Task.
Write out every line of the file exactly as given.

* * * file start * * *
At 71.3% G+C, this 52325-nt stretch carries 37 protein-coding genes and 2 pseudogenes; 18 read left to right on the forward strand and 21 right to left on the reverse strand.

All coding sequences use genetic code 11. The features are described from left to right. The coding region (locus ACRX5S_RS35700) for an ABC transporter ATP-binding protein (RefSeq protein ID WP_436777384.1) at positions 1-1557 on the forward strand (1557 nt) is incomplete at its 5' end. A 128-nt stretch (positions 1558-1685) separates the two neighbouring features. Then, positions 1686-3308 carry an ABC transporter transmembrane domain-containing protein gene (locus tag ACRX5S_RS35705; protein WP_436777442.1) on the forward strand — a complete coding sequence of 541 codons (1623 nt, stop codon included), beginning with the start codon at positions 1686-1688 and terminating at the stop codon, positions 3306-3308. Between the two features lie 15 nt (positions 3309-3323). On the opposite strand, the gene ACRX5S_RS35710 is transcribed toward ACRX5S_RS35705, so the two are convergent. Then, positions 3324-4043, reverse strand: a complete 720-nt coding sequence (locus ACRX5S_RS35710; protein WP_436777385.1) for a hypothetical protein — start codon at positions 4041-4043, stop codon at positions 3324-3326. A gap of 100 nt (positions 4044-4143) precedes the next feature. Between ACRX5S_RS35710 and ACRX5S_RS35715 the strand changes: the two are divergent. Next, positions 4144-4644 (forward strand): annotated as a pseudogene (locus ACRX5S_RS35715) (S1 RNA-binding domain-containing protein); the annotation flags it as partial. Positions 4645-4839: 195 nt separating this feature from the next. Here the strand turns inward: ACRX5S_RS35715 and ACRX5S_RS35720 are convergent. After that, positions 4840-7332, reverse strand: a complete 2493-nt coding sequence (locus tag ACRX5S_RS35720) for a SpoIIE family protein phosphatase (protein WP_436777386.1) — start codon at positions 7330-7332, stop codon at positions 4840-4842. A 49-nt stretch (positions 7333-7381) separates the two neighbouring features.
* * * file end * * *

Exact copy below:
At 71.3% G+C, this 52325-nt stretch carries 37 protein-coding genes and 2 pseudogenes; 18 read left to right on the forward strand and 21 right to left on the reverse strand.

All coding sequences use genetic code 11. The features are described from left to right. The coding region (locus ACRX5S_RS35700) for an ABC transporter ATP-binding protein (RefSeq protein ID WP_436777384.1) at positions 1-1557 on the forward strand (1557 nt) is incomplete at its 5' end. A 128-nt stretch (positions 1558-1685) separates the two neighbouring features. Then, positions 1686-3308 carry an ABC transporter transmembrane domain-containing protein gene (locus tag ACRX5S_RS35705; protein WP_436777442.1) on the forward strand — a complete coding sequence of 541 codons (1623 nt, stop codon included), beginning with the start codon at positions 1686-1688 and terminating at the stop codon, positions 3306-3308. Between the two features lie 15 nt (positions 3309-3323). On the opposite strand, the gene ACRX5S_RS35710 is transcribed toward ACRX5S_RS35705, so the two are convergent. Then, positions 3324-4043, reverse strand: a complete 720-nt coding sequence (locus ACRX5S_RS35710; protein WP_436777385.1) for a hypothetical protein — start codon at positions 4041-4043, stop codon at positions 3324-3326. A gap of 100 nt (positions 4044-4143) precedes the next feature. Between ACRX5S_RS35710 and ACRX5S_RS35715 the strand changes: the two are divergent. Next, positions 4144-4644 (forward strand): annotated as a pseudogene (locus ACRX5S_RS35715) (S1 RNA-binding domain-containing protein); the annotation flags it as partial. Positions 4645-4839: 195 nt separating this feature from the next. Here the strand turns inward: ACRX5S_RS35715 and ACRX5S_RS35720 are convergent. After that, positions 4840-7332, reverse strand: a complete 2493-nt coding sequence (locus tag ACRX5S_RS35720) for a SpoIIE family protein phosphatase (protein WP_436777386.1) — start codon at positions 7330-7332, stop codon at positions 4840-4842. A 49-nt stretch (positions 7333-7381) separates the two neighbouring features.